April 08, 2013
Asylum seekers branded threats to national security are asking the government to release them from detention or kill them.
The 28 asylum seekers – 25 Tamils, two Burmese Rohingyas and one Iranian – at the Melbourne Immigration Transit Accommodation in Broadmeadows began a hunger strike in the early hours of Monday morning.
In a letter released via refugee advocates at the Tamil Refugee Council, they said they planned to continue to starve themselves until ”there is solution, one way or the other”.
”If the Australian government does not release us, we ask that they kill us mercifully,” they said.
”We have painted banners as part of our protest. There is one that shows many people hanging. That is what we want to happen to us if we are not released.”
The group said that asylum seekers at the MITA were already attempting suicide. ”It is a cruel and inhumane environment for everyone.”
Most of the asylum seekers have been in detention for two to three years following adverse security assessments from ASIO. They are among 56 in Australia that have been deemed threats to national security without the ability to challenge ASIO’s decisions. Most have never been given reasons for the assessments.
The protest was sparked by a visit from the person who will independently review these security assessments. Former Federal Court Justice Margaret Stone visited the MITA in Melbourne and Sydney’s Villawood detention centre last week for the first time since she was appointed by former Commonwealth attorney-general Nicola Roxon in November.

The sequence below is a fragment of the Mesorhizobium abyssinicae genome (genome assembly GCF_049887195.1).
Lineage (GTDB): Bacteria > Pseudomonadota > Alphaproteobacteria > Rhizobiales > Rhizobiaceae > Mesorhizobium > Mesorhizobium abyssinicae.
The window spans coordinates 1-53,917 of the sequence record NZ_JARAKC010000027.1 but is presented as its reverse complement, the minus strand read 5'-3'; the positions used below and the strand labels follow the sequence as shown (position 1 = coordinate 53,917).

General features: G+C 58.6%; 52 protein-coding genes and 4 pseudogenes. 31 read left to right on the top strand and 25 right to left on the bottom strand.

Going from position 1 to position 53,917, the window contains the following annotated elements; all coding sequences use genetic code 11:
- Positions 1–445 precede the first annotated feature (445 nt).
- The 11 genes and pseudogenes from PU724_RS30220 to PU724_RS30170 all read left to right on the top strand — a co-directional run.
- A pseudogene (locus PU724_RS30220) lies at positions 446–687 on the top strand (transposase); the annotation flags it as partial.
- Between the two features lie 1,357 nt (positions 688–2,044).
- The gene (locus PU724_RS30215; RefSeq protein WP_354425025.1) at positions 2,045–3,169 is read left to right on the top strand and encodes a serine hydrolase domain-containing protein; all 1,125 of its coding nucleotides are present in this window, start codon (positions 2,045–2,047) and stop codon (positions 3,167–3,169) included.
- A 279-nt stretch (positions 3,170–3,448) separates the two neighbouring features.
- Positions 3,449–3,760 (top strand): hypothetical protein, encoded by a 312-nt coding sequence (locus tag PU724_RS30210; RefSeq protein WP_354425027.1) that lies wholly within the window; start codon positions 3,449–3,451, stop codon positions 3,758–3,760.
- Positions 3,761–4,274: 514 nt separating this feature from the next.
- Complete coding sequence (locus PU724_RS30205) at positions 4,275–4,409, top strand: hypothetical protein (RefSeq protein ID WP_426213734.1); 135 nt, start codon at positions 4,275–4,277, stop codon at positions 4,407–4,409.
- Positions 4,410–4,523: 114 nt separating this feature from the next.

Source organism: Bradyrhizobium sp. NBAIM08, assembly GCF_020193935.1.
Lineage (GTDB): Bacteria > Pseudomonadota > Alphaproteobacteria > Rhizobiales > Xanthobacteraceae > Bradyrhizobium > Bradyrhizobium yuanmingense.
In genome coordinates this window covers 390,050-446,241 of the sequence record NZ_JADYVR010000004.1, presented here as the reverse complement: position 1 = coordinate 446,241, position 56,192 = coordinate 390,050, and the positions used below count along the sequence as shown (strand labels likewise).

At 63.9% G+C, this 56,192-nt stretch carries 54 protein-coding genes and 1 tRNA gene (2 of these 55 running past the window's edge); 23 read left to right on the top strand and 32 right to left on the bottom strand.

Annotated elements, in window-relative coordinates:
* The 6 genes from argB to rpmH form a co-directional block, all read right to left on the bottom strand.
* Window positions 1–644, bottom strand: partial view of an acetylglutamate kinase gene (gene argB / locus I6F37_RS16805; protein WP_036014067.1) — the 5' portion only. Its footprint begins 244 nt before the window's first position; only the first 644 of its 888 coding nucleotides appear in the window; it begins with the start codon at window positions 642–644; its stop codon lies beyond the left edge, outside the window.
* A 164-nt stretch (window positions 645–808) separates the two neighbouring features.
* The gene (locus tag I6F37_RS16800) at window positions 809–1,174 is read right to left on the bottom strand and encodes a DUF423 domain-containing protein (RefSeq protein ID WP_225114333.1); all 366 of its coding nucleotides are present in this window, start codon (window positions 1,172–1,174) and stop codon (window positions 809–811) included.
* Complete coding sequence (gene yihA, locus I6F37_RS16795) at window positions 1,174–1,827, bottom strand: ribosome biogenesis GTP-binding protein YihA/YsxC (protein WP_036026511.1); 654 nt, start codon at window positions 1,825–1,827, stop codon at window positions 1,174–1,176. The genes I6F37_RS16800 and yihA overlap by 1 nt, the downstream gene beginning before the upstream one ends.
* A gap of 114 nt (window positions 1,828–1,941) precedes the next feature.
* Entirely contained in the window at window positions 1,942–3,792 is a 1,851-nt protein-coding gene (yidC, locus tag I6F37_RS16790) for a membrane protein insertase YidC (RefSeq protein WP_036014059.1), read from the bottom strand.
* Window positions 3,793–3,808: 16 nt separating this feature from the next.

She told the group that they would receive ASIO’s reasons for their assessments by the end of April, and that she could not guarantee a timeframe for their reviews.
Ms Stone also confirmed that her recommendations could be disregarded by ASIO, with the final decision about their futures resting with Attorney-General Mark Dreyfus, QC, Immigration Minister Brendan O’Connor and ASIO.
The group believed this confirmed their fears that they would be kept in indefinite detention despite the process and decided to start a hunger strike after the meeting.
They appealed to Prime Minister Julia Gillard, Opposition Leader Tony Abbott and ASIO director-general of security David Irvine to ”stop this torture of all of us”.
”We are willing to be released into the community under strict orders if they think we are threats, which we aren’t,” they said in the letter.
”But whatever they want we will do. But we can’t keep living like this. We are not in detention. We are in a cemetery.”
Comment is being sought from the Immigration Minister and the Attorney-General